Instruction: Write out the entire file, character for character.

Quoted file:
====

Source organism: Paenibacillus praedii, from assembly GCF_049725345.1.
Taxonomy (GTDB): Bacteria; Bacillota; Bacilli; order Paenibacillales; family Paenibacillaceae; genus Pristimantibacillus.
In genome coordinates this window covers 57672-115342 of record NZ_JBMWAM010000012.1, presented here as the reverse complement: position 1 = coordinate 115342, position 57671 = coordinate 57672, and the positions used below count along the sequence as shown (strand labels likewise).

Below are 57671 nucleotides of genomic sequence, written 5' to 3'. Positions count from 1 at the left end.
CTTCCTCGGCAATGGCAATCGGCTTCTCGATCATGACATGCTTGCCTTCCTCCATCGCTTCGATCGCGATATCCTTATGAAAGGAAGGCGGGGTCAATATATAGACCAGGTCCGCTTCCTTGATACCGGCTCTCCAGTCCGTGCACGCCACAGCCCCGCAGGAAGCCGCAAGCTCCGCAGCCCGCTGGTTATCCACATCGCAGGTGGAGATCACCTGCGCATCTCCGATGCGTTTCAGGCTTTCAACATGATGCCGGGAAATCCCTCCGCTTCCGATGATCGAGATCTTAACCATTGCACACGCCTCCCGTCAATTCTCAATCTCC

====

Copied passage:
Source organism: Paenibacillus praedii, from assembly GCF_049725345.1.
Taxonomy (GTDB): Bacteria; Bacillota; Bacilli; order Paenibacillales; family Paenibacillaceae; genus Pristimantibacillus.
In genome coordinates this window covers 57672-115342 of record NZ_JBMWAM010000012.1, presented here as the reverse complement: position 1 = coordinate 115342, position 57671 = coordinate 57672, and the positions used below count along the sequence as shown (strand labels likewise).

Below are 57671 nucleotides of genomic sequence, written 5' to 3'. Positions count from 1 at the left end.
CTTCCTCGGCAATGGCAATCGGCTTCTCGATCATGACATGCTTGCCTTCCTCCATCGCTTCGATCGCGATATCCTTATGAAAGGAAGGCGGGGTCAATATATAGACCAGGTCCGCTTCCTTGATACCGGCTCTCCAGTCCGTGCACGCCACAGCCCCGCAGGAAGCCGCAAGCTCCGCAGCCCGCTGGTTATCCACATCGCAGGTGGAGATCACCTGCGCATCTCCGATGCGTTTCAGGCTTTCAACATGATGCCGGGAAATCCCTCCGCTTCCGATGATCGAGATCTTAACCATTGCACACGCCTCCCGTCAATTCTCAATCTCC